Tuesday, May 22, 2007


I live in an old house with lots of eaves and overhangs that form perfect nooks and crannies for all manner of flying insects to take up residence.
If there's a tiny Lonely Planet travel guide for wasps, bees and hornets, my house is a recommended destination.

Recently, I noticed a chorus of buzzing outside my kitchen window. Honeybees had established a hive through an attic ventilation shaft just above the window.
Somehow, some of the bees had gotten into the kitchen. I hurriedly duct-taped all the gaps in the window frame through which the bees had possibly squeezed and nervously scanned the ceiling for other potential entryways.
Then I wondered what I was going to do next.
I couldn't very well have bees flying in my house. My thoughts turned to my cats and the possible danger the bees posed to a feline that might try to swallow one.
My first instinct was to call my landlady and have her send in the exterminators.

But then I thought, wait a minute, these are honeybees. Something's killing them all over the country. Did I want to add to that?
I decided I would live with the hive and deal with the few bees that somehow made their way into my kitchen.
And then, just a couple days ago, the frantic apian comings and goings outside the window stopped. Where there had been a cloud of bees outside the hive, there was now only silence.

We had been having a stretch of chilly weather the past few days, and I thought the bees were staying inside the hive as a result. But the days have gotten slightly warmer, and there is still not a trace of them.
Not one single bee.

This is very frightening.


east village idiot said...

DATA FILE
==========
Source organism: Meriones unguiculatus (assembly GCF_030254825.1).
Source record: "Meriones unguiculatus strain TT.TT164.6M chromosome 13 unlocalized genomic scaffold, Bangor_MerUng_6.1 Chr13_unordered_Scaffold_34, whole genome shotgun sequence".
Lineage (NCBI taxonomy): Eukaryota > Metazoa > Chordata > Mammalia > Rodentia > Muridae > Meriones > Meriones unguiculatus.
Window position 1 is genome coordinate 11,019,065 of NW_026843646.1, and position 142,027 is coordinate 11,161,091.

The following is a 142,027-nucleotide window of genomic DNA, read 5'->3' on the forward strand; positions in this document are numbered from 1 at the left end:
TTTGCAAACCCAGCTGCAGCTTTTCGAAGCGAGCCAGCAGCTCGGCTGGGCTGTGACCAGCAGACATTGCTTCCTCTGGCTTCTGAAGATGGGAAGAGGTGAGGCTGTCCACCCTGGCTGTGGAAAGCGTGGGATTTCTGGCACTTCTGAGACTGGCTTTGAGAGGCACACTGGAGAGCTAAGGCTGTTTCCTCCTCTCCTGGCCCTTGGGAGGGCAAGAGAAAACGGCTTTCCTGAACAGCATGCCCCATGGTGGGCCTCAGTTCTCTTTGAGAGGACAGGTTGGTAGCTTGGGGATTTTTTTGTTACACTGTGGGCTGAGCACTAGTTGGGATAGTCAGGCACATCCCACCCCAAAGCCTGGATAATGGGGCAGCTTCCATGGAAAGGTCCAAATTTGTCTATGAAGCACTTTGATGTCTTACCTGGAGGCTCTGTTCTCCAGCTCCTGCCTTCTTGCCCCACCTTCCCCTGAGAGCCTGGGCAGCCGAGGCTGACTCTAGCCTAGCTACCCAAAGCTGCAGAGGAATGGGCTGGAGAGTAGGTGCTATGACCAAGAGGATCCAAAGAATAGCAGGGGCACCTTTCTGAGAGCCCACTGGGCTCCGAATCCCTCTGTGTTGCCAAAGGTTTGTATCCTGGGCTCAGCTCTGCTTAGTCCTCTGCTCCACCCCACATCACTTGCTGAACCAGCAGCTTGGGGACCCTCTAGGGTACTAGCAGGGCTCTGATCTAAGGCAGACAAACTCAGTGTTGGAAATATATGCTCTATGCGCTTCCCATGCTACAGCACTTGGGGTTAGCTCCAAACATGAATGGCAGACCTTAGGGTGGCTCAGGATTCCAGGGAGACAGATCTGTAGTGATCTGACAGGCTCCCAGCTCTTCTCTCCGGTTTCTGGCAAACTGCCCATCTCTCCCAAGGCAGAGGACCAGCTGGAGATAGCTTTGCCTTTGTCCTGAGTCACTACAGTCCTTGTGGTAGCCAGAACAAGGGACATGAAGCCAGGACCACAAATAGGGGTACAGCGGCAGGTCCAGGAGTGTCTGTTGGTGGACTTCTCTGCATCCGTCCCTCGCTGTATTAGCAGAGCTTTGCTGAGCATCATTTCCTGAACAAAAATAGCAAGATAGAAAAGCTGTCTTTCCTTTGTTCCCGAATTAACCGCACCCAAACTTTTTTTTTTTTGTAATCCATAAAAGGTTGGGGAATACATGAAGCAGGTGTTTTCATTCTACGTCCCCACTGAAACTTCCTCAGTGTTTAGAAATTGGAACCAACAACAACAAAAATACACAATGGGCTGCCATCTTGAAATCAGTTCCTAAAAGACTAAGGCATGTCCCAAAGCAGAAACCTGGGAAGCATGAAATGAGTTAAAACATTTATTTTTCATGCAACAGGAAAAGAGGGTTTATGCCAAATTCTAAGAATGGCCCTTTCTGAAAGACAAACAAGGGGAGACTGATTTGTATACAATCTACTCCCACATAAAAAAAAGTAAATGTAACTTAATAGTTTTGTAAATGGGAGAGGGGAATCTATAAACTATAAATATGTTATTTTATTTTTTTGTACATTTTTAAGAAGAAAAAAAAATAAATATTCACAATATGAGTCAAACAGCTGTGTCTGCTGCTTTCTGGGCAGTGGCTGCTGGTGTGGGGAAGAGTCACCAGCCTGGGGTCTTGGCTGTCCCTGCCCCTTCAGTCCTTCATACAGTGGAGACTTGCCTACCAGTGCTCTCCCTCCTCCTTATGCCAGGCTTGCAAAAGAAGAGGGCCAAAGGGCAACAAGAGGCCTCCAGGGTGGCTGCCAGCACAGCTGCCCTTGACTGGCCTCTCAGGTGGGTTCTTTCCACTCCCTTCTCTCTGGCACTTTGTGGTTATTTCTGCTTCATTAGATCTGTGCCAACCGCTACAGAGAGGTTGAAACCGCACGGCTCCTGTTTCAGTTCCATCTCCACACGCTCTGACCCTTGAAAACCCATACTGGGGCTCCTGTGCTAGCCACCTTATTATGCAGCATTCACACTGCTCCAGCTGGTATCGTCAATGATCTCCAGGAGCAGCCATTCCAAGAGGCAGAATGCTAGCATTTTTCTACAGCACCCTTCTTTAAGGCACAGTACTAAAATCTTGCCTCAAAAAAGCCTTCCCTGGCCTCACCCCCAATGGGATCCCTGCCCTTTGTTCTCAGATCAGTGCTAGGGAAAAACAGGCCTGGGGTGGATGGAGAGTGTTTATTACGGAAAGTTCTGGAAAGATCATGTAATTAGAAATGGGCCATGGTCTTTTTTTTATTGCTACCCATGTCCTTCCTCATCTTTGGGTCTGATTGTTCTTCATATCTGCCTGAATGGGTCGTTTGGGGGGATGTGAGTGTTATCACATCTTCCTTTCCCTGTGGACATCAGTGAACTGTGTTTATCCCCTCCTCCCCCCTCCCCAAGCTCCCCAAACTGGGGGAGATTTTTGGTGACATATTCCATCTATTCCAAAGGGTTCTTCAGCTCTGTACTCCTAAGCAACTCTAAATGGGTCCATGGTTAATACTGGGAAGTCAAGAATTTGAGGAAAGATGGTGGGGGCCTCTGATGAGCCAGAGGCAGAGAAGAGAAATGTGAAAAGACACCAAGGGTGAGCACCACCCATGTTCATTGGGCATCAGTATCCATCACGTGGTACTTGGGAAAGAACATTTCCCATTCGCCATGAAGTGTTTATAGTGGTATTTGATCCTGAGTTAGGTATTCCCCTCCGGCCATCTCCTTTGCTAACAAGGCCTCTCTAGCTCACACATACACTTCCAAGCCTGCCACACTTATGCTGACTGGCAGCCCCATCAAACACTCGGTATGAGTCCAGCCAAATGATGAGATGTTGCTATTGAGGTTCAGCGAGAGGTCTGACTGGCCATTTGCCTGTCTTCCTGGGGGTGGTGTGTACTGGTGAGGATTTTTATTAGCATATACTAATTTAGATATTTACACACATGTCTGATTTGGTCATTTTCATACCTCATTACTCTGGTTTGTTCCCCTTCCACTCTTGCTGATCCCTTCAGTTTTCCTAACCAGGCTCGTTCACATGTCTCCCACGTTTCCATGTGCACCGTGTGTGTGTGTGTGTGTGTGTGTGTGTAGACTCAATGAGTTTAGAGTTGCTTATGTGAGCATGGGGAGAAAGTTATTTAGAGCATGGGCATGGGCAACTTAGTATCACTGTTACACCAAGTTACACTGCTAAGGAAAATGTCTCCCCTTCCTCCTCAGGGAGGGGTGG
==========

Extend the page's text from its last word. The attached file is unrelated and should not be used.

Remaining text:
This sounds like the beginning of a sci-fi movie....only it's real life.

Michael said...

Yes, it's very unsettling, especially in conjunction with all the other telltale signs that Nature is growing weary of our arrogance.

Tom said...

It is worrisome. But surely they GO somewhere rather than just disappearing. We can hope they simply choose to live wild, away from beekeepers and bee-eating cats. Perhaps the scouts have found a nice forest of hardy northern tupelo they can reside near to, lessening their commute.

Michael said...

Actually, the bees just up and die. The implications are pretty scary if it continues for long, as crop pollination will suffer -- and then so will we as a result.

Brotha Buck said...

Ah, I'm glad you realized, I was gonna comment: Don't kill them! Then I read on. Weird thing, huh?

Michael said...

It's a very strange phenomenon, Buck. The fact that nobody seems to know what's causing it is especially unsettling. Climate change. Strange diseases. Disappearance of species. How long can we piss in the pool, so to speak, without consequences?

Zen said...

Yeah that is scary...with all that goes on these days...soon it maybe us...next

I'm glad you did not do the deed.

Michael said...

Yes, Zen. Just goes to show how even the smallest of creatures can have a profound impact on our lives.